Lesser politicians say one thing and mean another. Our Prime Minister says one thing and its opposite and believes them both at the same time. As we're on the subject of atomic weapons we might consider applying Heisenberg's famous Uncertainty Principle to him. Not that the Prime Minister's uncertain about anything. No, but we may be forgiven for being uncertain about him.
Heisenberg said that we can know everything about where a Prime Minister is but nothing about where he's headed. Or we can know everything about where he's going but nothing about where he is at the moment. So Tony Blair announces that he wants to increase our nuclear capability and lead the world in nuclear disarmament. He can now go down in history as the man, A) who multiplied our ability to kill billions, and B) the man who halved our nuclear stockpile. That's quite a multidimensional legacy.
He conforms to the atomic logic - or the subatomic logic - that says we only want nuclear weapons because we don't want nuclear weapons. That's deterrence. It's also why they called it Mutually Assured Destruction (because of its acronym).
But when he says he wants to make it absolutely clear that we have total control over our system and that the Prime Minister alone has the power to press the button ... I found myself wondering what on earth he meant by that.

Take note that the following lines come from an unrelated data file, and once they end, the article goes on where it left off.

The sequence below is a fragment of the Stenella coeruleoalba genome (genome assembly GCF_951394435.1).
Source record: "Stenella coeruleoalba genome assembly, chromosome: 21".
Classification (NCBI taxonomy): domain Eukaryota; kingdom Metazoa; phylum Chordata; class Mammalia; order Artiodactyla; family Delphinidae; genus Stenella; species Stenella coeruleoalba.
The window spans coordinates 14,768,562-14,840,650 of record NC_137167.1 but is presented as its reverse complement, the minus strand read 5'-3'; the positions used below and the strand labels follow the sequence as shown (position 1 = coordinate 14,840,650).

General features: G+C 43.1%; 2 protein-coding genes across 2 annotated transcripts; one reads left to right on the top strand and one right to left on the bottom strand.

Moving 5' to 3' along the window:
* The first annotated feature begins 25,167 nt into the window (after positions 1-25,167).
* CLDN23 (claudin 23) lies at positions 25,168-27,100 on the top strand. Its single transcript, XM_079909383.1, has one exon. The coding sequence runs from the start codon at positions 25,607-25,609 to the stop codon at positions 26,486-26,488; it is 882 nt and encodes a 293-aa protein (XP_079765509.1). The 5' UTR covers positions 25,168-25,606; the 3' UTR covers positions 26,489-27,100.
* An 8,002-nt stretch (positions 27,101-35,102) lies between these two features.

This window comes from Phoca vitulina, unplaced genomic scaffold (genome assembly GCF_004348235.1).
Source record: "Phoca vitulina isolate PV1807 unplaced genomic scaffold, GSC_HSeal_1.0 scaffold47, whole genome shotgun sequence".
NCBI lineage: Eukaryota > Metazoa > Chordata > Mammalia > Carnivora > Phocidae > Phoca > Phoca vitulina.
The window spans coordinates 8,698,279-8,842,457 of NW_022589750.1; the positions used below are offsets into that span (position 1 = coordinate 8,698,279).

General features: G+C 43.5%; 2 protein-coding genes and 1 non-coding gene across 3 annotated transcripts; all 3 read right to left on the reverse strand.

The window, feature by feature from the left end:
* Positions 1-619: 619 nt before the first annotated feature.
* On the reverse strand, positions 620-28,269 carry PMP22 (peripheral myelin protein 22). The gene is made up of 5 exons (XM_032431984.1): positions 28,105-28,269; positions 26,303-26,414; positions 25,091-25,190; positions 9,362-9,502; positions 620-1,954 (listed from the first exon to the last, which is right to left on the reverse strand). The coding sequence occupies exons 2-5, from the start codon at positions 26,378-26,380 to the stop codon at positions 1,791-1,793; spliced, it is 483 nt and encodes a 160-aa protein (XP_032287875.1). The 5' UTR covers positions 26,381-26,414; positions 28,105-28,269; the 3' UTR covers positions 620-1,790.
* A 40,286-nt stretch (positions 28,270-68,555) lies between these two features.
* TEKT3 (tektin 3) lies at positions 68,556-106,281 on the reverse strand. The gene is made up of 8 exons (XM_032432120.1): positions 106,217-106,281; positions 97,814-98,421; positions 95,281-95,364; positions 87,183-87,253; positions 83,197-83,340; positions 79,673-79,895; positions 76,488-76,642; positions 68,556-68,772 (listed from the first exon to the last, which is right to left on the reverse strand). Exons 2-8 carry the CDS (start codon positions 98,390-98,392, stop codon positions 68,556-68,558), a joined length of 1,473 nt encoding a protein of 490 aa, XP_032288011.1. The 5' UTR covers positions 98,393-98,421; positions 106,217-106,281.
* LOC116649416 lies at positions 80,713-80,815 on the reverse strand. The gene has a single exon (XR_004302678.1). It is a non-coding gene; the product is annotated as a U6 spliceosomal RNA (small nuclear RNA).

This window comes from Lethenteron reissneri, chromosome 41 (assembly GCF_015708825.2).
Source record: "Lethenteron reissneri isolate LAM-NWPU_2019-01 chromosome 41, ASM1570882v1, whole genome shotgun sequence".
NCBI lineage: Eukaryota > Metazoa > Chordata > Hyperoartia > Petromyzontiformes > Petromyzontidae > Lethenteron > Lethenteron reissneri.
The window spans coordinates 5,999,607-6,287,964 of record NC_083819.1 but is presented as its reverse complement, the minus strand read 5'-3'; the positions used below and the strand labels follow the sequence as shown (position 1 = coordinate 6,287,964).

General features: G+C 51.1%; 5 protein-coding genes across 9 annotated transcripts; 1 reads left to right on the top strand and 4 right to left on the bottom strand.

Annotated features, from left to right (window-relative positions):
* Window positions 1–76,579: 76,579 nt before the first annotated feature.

Anyway, it seems to be almost certain that he has decided that we shall update our weapons systems and we are to have a full, four-month debate on it. It offers to be a very interesting experience, with the Prime Minister taking on the David Dimbleby role.
I think he's up to it. The House certainly gave him an unusually easy ride. But it's hard to become indignant with someone who spends 15 per cent of every utterance saying your point is cogent, well-made and deserving of serious consideration. He also had a brilliant one-word argument that trumps all others: "France". If they've got one, we have to have one too. I'm sorry, but there it is.
Gratifyingly, points made in the House still enjoy an emotional weight, or resonance that television doesn't give them.
Ronnie Campbell said he didn't believe in our nuclear weapons because he didn't believe we'd ever use them. I hadn't heard that quite so deftly made before. Though, en passant, I don't know why he believes we'd never use them.
So it's entirely possible that this process will add a little lustre to the Commons; I hope it does. We may even learn whether the £20bn estimate for the upgrade includes VAT.
NB: I like Gordon Brown's new-found calm. He sits on the front bench chin lifted slightly, eyes slightly down, looking as though he's posing for his sculpted bust. To be hewn out of the side of Mount Rushmore.